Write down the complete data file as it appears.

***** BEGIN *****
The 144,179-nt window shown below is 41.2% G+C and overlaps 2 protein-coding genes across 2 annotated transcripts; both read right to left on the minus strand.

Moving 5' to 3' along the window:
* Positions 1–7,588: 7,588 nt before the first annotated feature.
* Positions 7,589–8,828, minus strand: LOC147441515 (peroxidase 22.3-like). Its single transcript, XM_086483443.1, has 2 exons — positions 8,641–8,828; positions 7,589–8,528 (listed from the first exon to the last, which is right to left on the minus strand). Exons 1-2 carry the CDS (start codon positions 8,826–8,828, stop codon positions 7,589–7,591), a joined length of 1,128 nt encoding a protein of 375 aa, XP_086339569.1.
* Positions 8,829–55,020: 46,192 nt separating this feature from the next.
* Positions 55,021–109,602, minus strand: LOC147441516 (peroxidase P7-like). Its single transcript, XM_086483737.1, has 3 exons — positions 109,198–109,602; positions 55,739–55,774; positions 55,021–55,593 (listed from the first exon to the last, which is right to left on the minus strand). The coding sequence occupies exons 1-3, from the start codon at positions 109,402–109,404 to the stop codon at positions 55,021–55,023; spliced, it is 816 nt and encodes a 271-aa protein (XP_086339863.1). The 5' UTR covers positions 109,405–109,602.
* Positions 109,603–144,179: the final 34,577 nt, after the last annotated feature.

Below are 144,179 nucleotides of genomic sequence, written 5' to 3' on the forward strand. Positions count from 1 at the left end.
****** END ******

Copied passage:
The 144,179-nt window shown below is 41.2% G+C and overlaps 2 protein-coding genes across 2 annotated transcripts; both read right to left on the minus strand.

Moving 5' to 3' along the window:
* Positions 1–7,588: 7,588 nt before the first annotated feature.
* Positions 7,589–8,828, minus strand: LOC147441515 (peroxidase 22.3-like). Its single transcript, XM_086483443.1, has 2 exons — positions 8,641–8,828; positions 7,589–8,528 (listed from the first exon to the last, which is right to left on the minus strand). Exons 1-2 carry the CDS (start codon positions 8,826–8,828, stop codon positions 7,589–7,591), a joined length of 1,128 nt encoding a protein of 375 aa, XP_086339569.1.
* Positions 8,829–55,020: 46,192 nt separating this feature from the next.
* Positions 55,021–109,602, minus strand: LOC147441516 (peroxidase P7-like). Its single transcript, XM_086483737.1, has 3 exons — positions 109,198–109,602; positions 55,739–55,774; positions 55,021–55,593 (listed from the first exon to the last, which is right to left on the minus strand). The coding sequence occupies exons 1-3, from the start codon at positions 109,402–109,404 to the stop codon at positions 55,021–55,023; spliced, it is 816 nt and encodes a 271-aa protein (XP_086339863.1). The 5' UTR covers positions 109,405–109,602.
* Positions 109,603–144,179: the final 34,577 nt, after the last annotated feature.

Below are 144,179 nucleotides of genomic sequence, written 5' to 3' on the forward strand. Positions count from 1 at the left end.